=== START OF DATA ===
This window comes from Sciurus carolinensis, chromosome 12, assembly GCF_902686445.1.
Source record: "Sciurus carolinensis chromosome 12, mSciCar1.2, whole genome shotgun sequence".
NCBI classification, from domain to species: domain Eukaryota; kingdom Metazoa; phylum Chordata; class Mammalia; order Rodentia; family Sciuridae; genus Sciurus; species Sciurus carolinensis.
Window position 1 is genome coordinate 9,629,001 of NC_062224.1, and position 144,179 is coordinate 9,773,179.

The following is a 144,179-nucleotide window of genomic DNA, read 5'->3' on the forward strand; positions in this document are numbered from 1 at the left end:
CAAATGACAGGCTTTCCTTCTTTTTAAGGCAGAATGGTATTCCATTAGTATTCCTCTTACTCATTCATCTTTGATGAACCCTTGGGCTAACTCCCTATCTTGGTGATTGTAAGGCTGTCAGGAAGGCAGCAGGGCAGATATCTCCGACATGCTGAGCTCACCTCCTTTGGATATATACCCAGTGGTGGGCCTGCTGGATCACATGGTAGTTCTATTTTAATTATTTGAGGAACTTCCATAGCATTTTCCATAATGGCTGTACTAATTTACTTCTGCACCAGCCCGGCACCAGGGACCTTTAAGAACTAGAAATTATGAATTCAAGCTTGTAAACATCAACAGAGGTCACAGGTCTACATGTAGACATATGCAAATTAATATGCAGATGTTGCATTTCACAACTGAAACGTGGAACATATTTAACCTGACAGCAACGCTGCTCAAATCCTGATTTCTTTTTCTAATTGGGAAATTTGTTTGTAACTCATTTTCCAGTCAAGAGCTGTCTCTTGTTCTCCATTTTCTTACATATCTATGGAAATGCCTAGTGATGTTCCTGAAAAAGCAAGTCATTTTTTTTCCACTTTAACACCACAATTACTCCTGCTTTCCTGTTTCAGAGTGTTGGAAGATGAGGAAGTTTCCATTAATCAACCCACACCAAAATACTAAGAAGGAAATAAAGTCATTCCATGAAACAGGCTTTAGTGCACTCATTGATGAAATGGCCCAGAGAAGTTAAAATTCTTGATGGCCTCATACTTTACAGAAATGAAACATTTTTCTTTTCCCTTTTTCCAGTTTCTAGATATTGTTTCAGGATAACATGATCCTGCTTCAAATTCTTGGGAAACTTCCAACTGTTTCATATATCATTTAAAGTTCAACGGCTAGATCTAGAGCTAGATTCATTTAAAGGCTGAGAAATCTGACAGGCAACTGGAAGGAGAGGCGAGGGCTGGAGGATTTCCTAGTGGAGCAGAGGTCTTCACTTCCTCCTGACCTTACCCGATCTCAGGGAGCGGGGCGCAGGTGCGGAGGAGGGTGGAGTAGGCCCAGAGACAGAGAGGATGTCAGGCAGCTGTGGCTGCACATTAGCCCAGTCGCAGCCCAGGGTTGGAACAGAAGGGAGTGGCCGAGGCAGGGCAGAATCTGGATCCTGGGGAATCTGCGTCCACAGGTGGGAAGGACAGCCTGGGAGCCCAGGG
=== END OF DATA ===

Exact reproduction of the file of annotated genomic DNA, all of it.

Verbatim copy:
This window comes from Sciurus carolinensis, chromosome 12, assembly GCF_902686445.1.
Source record: "Sciurus carolinensis chromosome 12, mSciCar1.2, whole genome shotgun sequence".
NCBI classification, from domain to species: domain Eukaryota; kingdom Metazoa; phylum Chordata; class Mammalia; order Rodentia; family Sciuridae; genus Sciurus; species Sciurus carolinensis.
Window position 1 is genome coordinate 9,629,001 of NC_062224.1, and position 144,179 is coordinate 9,773,179.

The following is a 144,179-nucleotide window of genomic DNA, read 5'->3' on the forward strand; positions in this document are numbered from 1 at the left end:
CAAATGACAGGCTTTCCTTCTTTTTAAGGCAGAATGGTATTCCATTAGTATTCCTCTTACTCATTCATCTTTGATGAACCCTTGGGCTAACTCCCTATCTTGGTGATTGTAAGGCTGTCAGGAAGGCAGCAGGGCAGATATCTCCGACATGCTGAGCTCACCTCCTTTGGATATATACCCAGTGGTGGGCCTGCTGGATCACATGGTAGTTCTATTTTAATTATTTGAGGAACTTCCATAGCATTTTCCATAATGGCTGTACTAATTTACTTCTGCACCAGCCCGGCACCAGGGACCTTTAAGAACTAGAAATTATGAATTCAAGCTTGTAAACATCAACAGAGGTCACAGGTCTACATGTAGACATATGCAAATTAATATGCAGATGTTGCATTTCACAACTGAAACGTGGAACATATTTAACCTGACAGCAACGCTGCTCAAATCCTGATTTCTTTTTCTAATTGGGAAATTTGTTTGTAACTCATTTTCCAGTCAAGAGCTGTCTCTTGTTCTCCATTTTCTTACATATCTATGGAAATGCCTAGTGATGTTCCTGAAAAAGCAAGTCATTTTTTTTCCACTTTAACACCACAATTACTCCTGCTTTCCTGTTTCAGAGTGTTGGAAGATGAGGAAGTTTCCATTAATCAACCCACACCAAAATACTAAGAAGGAAATAAAGTCATTCCATGAAACAGGCTTTAGTGCACTCATTGATGAAATGGCCCAGAGAAGTTAAAATTCTTGATGGCCTCATACTTTACAGAAATGAAACATTTTTCTTTTCCCTTTTTCCAGTTTCTAGATATTGTTTCAGGATAACATGATCCTGCTTCAAATTCTTGGGAAACTTCCAACTGTTTCATATATCATTTAAAGTTCAACGGCTAGATCTAGAGCTAGATTCATTTAAAGGCTGAGAAATCTGACAGGCAACTGGAAGGAGAGGCGAGGGCTGGAGGATTTCCTAGTGGAGCAGAGGTCTTCACTTCCTCCTGACCTTACCCGATCTCAGGGAGCGGGGCGCAGGTGCGGAGGAGGGTGGAGTAGGCCCAGAGACAGAGAGGATGTCAGGCAGCTGTGGCTGCACATTAGCCCAGTCGCAGCCCAGGGTTGGAACAGAAGGGAGTGGCCGAGGCAGGGCAGAATCTGGATCCTGGGGAATCTGCGTCCACAGGTGGGAAGGACAGCCTGGGAGCCCAGGG